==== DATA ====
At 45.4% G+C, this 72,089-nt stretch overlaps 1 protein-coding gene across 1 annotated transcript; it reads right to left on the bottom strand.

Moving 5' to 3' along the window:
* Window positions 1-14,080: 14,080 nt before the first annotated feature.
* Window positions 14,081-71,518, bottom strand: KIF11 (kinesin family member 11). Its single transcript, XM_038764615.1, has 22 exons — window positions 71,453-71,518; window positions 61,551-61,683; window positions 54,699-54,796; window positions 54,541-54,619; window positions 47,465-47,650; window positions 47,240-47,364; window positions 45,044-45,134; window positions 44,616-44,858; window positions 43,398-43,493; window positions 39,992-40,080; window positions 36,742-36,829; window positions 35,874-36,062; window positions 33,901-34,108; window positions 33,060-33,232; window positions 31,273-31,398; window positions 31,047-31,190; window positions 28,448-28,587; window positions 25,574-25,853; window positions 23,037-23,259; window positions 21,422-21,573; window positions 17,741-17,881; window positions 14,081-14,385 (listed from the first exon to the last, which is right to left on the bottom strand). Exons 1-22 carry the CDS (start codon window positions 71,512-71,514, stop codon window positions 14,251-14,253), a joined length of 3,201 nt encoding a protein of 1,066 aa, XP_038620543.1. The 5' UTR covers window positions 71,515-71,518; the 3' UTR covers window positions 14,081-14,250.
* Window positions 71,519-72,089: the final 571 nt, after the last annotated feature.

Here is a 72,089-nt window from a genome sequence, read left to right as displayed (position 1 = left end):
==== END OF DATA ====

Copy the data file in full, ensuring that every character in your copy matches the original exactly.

At 45.4% G+C, this 72,089-nt stretch overlaps 1 protein-coding gene across 1 annotated transcript; it reads right to left on the bottom strand.

Moving 5' to 3' along the window:
* Window positions 1-14,080: 14,080 nt before the first annotated feature.
* Window positions 14,081-71,518, bottom strand: KIF11 (kinesin family member 11). Its single transcript, XM_038764615.1, has 22 exons — window positions 71,453-71,518; window positions 61,551-61,683; window positions 54,699-54,796; window positions 54,541-54,619; window positions 47,465-47,650; window positions 47,240-47,364; window positions 45,044-45,134; window positions 44,616-44,858; window positions 43,398-43,493; window positions 39,992-40,080; window positions 36,742-36,829; window positions 35,874-36,062; window positions 33,901-34,108; window positions 33,060-33,232; window positions 31,273-31,398; window positions 31,047-31,190; window positions 28,448-28,587; window positions 25,574-25,853; window positions 23,037-23,259; window positions 21,422-21,573; window positions 17,741-17,881; window positions 14,081-14,385 (listed from the first exon to the last, which is right to left on the bottom strand). Exons 1-22 carry the CDS (start codon window positions 71,512-71,514, stop codon window positions 14,251-14,253), a joined length of 3,201 nt encoding a protein of 1,066 aa, XP_038620543.1. The 5' UTR covers window positions 71,515-71,518; the 3' UTR covers window positions 14,081-14,250.
* Window positions 71,519-72,089: the final 571 nt, after the last annotated feature.

Here is a 72,089-nt window from a genome sequence, read left to right as displayed (position 1 = left end):